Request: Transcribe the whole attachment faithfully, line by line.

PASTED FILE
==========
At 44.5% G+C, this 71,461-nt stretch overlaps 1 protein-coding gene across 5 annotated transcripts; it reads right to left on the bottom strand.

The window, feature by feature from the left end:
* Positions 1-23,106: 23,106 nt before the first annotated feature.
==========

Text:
At 44.5% G+C, this 71,461-nt stretch overlaps 1 protein-coding gene across 5 annotated transcripts; it reads right to left on the bottom strand.

The window, feature by feature from the left end:
* Positions 1-23,106: 23,106 nt before the first annotated feature.